33. D. M. Benson, C. E. Bakan, A. Mishra et al., “The PD-1/PD-L1 axis modulates the natural killer cell versus multiple myeloma effect: a therapeutic target for CT-011, a novel monoclonal anti-PD-1 antibody,” Blood, vol. 116, no. 13, pp. 2286–2294, 2010. View at Publisher · View at Google Scholar · View at Scopus
  34. O. Hamid, C. Robert, A. Daud et al., “Safety and tumor responses with lambrolizumab (anti-PD-1) in melanoma,” The New England Journal of Medicine, vol. 369, no. 2, pp. 134–144, 2013. View at Publisher · View at Google Scholar · View at Scopus
  35. C. J. Ma, L. Ni, Y. Zhang et al., “PD-1 negatively regulates interleukin-12 expression by limiting STAT-1 phosphorylation in monocytes/macrophages duringchronic hepatitis C virus infection,” Immunology, vol. 132, no. 3, pp. 421–431, 2011. View at Publisher · View at Google Scholar · View at Scopus
  36. H. Y. Cho, E. K. Choi, S. W. Lee et al., “Programmed death-1 receptor negatively regulates LPS-mediated IL-12 production and differentiation of murine macrophage RAW264.7 cells,” Immunology Letters, vol. 127, no. 1, pp. 39–47, 2009. View at Publisher · View at Google Scholar · View at Scopus
  37. Y. Zhang, C. J. Ma, J. M. Wang et al., “Tim-3 negatively regulates IL-12 expression by monocytes in HCV infection,” PLoS One, vol. 6, no. 5, article e19664, 2011. View at Publisher · View at Google Scholar · View at Scopus
  38. Z. N. Zhang, M. L. Zhu, Y. H. Chen et al., “Elevation of Tim-3 and PD-1 expression on T cells appears early in HIV infection, and differential Tim-3 and PD-1 expression patterns can be induced by common γ-chain cytokines,” BioMed Research International, vol. 2015, Article ID 916936, 11 pages, 2015. View at Publisher · View at Google Scholar · View at Scopus
  39. S. R. Gordon, R. L. Maute, B. W. Dulken et al., “PD-1 expression by tumour-associated macrophages inhibits phagocytosis and tumour immunity,” Nature, vol. 545, no. 7655, pp. 495–499, 2017. View at Publisher · View at Google Scholar · View at Scopus
  40. S. M. Ansell, A. M. Lesokhin, I. Borrello et al., “PD-1 blockade with nivolumab in relapsed or refractory Hodgkin’s lymphoma,” The New England Journal of Medicine, vol. 372, no. 4, pp. 311–319, 2015. View at Publisher · View at Google Scholar · View at Scopus
  41. Q. X. Qu, Q. Huang, Y. Shen, Y. B. Zhu, and X. G. Zhang, “The increase of circulating PD-L1-expressing CD68+ macrophage in ovarian cancer,” Tumor Biology, vol. 37, no. 4, pp. 5031–5037, 2016. View at Publisher · View at Google Scholar · View at Scopus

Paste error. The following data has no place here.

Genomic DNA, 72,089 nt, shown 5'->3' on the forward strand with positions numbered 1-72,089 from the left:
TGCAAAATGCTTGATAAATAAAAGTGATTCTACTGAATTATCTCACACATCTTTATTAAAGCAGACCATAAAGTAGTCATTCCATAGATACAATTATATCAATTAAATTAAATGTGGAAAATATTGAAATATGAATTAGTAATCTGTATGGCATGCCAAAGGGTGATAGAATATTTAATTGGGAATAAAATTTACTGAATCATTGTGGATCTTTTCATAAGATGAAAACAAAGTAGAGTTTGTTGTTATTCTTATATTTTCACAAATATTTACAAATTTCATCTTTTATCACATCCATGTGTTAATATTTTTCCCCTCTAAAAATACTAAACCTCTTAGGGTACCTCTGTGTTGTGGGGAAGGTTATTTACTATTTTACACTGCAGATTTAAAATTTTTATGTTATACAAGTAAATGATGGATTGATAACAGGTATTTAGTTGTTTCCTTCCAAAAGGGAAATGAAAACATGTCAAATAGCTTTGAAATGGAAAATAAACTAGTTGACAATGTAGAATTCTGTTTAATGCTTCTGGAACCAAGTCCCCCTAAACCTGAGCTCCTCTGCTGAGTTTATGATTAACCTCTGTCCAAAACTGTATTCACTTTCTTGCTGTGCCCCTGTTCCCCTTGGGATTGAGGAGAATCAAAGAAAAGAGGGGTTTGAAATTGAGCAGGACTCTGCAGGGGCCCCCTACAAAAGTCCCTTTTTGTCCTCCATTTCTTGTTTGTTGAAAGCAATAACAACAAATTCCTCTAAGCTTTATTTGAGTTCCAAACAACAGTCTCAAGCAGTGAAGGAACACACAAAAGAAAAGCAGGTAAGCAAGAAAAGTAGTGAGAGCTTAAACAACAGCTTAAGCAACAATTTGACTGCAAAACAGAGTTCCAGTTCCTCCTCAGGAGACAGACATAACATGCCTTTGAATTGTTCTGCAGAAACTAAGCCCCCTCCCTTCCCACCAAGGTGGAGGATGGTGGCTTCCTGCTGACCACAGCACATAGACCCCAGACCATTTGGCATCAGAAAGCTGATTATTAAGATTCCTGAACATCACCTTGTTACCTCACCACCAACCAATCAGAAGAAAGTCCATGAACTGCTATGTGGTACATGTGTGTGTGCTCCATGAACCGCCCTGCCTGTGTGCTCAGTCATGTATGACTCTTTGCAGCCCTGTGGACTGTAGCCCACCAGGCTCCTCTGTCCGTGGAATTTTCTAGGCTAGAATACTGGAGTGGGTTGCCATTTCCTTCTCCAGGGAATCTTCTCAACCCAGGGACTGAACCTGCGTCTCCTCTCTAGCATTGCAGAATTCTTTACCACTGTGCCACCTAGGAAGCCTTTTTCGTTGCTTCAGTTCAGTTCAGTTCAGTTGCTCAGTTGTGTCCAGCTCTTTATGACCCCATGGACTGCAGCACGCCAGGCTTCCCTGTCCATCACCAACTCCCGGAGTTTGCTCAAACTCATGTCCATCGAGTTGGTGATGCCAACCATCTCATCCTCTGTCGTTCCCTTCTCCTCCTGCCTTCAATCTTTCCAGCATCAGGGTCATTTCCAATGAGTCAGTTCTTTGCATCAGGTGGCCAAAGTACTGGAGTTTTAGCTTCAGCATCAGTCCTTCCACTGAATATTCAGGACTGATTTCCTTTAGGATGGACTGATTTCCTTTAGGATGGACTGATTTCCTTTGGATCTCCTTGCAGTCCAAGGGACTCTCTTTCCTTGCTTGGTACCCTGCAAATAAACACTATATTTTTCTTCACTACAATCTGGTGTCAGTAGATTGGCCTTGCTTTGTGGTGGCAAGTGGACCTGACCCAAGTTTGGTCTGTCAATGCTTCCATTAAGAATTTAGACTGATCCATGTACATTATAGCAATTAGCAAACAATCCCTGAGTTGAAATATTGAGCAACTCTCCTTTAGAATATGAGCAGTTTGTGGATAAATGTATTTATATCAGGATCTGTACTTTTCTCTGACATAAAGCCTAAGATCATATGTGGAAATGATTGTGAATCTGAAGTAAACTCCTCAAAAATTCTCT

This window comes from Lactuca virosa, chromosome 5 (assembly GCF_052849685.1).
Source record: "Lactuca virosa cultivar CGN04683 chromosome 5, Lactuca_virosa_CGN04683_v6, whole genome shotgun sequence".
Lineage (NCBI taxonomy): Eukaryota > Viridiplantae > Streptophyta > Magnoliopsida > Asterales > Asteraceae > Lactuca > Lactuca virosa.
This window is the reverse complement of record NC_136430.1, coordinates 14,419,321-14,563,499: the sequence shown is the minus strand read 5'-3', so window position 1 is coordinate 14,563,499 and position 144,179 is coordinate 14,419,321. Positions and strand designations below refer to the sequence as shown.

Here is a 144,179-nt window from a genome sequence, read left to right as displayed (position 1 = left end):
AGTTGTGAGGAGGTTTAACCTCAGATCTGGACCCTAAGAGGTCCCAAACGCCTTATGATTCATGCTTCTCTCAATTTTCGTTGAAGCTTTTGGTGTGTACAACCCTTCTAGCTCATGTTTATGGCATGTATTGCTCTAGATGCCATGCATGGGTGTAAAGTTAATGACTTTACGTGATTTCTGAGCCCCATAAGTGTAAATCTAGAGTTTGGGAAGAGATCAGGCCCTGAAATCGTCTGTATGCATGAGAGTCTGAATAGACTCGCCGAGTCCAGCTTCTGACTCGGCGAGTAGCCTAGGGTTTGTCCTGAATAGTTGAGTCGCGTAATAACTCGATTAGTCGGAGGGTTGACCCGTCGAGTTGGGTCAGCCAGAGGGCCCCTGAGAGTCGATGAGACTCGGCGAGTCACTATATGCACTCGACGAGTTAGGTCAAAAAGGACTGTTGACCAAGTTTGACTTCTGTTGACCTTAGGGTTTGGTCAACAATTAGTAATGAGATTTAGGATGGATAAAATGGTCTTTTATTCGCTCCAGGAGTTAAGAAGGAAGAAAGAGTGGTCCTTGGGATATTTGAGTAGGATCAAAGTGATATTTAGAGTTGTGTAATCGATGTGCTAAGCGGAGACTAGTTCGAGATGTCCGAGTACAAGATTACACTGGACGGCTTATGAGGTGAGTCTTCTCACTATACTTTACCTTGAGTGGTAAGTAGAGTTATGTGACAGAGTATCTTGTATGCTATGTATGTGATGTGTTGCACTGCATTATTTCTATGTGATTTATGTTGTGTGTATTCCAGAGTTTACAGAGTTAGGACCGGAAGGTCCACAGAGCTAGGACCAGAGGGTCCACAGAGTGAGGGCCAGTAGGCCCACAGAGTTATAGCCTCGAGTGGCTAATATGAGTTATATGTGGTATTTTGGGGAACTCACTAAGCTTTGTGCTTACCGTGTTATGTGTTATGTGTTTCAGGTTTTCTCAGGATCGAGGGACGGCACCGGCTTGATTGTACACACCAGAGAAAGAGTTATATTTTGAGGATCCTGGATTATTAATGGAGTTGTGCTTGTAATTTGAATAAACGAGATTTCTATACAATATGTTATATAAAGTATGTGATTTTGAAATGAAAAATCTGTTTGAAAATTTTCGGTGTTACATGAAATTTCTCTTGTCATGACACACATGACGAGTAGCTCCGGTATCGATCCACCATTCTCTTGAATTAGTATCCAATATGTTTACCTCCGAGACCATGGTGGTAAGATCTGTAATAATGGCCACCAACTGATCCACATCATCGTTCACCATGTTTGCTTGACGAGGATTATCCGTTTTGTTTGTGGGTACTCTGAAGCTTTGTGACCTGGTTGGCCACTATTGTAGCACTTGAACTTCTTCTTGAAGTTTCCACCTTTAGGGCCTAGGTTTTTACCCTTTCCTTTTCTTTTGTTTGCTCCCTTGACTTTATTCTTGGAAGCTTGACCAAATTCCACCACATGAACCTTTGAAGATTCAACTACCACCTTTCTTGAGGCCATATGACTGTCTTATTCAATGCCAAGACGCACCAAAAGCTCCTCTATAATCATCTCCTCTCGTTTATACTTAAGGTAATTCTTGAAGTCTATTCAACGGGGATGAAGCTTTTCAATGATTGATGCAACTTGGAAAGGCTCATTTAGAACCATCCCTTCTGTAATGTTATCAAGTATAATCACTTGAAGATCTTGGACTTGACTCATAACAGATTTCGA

42. S. R. Dannenmann, J. Thielicke, M. Stöckli et al., “Tumor-associated macrophages subvert T-cell function and correlate with reduced survival in clear cell renal cell carcinoma,” OncoImmunology, vol. 2, no. 3, article e23562, 2013. View at Publisher · View at Google Scholar · View at Scopus
  43. L. Monney, C. A. Sabatos, J. L. Gaglia et al., “Th1-specific cell surface protein Tim-3 regulates macrophage activation and severity of an autoimmune disease,” Nature, vol. 415, no. 6871, pp. 536–541, 2002. View at Publisher · View at Google Scholar · View at Scopus
  44. S. Chiba, M. Baghdadi, H. Akiba et al., “Tumor-infiltrating DCs suppress nucleic acid-mediated innate immune responses through interactions between the receptor TIM-3 and the alarmin HMGB1,” Nature Immunology, vol. 13, no. 9, pp. 832–842, 2012. View at Publisher · View at Google Scholar · View at Scopus
  45. Y. Shang, Z. Li, H. Li, H. Xia, and Z. Lin, “TIM-3 expression in human osteosarcoma: correlation with the expression of epithelial-mesenchymal transition-specific biomarkers,” Oncology Letters, vol. 6, no. 2, pp. 490–494, 2013. View at Publisher · View at Google Scholar · View at Scopus
  46. T. Kadowaki, T. Arikawa, R. Shinonaga et al., “Galectin-9 signaling prolongs survival in murine lung-cancer by inducing macrophages to differentiate into plasmacytoid dendritic cell-like macrophages,” Clinical Immunology, vol. 142, no. 3, pp. 296–307, 2012. View at Publisher · View at Google Scholar · View at Scopus
  47. Y. Cao, X. Zhou, X. Huang et al., “Tim-3 expression in cervical cancer promotes tumor metastasis,” PLoS One, vol. 8, no. 1, article e53834, 2013. View at Publisher · View at Google Scholar · View at Scopus
  48. C. J. Ma, G. Y. Li, Y. Q. Cheng et al., “Cis association of galectin-9 with Tim-3 differentially regulates IL-12/IL-23 expressions in monocytes via TLR signaling,” PLoS One, vol. 8, no. 8, pp. e72488–e72415, 2013. View at Publisher · View at Google Scholar · View at Scopus